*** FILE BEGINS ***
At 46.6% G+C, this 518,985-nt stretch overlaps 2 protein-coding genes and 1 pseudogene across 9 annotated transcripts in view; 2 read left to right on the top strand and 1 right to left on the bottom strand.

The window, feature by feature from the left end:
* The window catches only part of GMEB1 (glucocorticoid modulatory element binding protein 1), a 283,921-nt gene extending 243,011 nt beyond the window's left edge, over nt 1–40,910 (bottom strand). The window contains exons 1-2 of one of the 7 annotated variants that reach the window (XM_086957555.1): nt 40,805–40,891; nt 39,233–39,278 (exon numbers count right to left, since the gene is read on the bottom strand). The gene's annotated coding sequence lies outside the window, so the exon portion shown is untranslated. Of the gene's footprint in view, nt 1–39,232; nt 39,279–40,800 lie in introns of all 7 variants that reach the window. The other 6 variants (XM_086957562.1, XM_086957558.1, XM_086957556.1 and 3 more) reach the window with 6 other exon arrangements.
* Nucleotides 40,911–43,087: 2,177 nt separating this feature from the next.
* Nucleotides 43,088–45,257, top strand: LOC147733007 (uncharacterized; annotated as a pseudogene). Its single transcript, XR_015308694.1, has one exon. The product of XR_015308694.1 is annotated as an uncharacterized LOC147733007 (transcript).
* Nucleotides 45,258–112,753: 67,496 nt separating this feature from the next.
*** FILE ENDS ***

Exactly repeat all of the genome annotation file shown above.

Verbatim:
At 46.6% G+C, this 518,985-nt stretch overlaps 2 protein-coding genes and 1 pseudogene across 9 annotated transcripts in view; 2 read left to right on the top strand and 1 right to left on the bottom strand.

The window, feature by feature from the left end:
* The window catches only part of GMEB1 (glucocorticoid modulatory element binding protein 1), a 283,921-nt gene extending 243,011 nt beyond the window's left edge, over nt 1–40,910 (bottom strand). The window contains exons 1-2 of one of the 7 annotated variants that reach the window (XM_086957555.1): nt 40,805–40,891; nt 39,233–39,278 (exon numbers count right to left, since the gene is read on the bottom strand). The gene's annotated coding sequence lies outside the window, so the exon portion shown is untranslated. Of the gene's footprint in view, nt 1–39,232; nt 39,279–40,800 lie in introns of all 7 variants that reach the window. The other 6 variants (XM_086957562.1, XM_086957558.1, XM_086957556.1 and 3 more) reach the window with 6 other exon arrangements.
* Nucleotides 40,911–43,087: 2,177 nt separating this feature from the next.
* Nucleotides 43,088–45,257, top strand: LOC147733007 (uncharacterized; annotated as a pseudogene). Its single transcript, XR_015308694.1, has one exon. The product of XR_015308694.1 is annotated as an uncharacterized LOC147733007 (transcript).
* Nucleotides 45,258–112,753: 67,496 nt separating this feature from the next.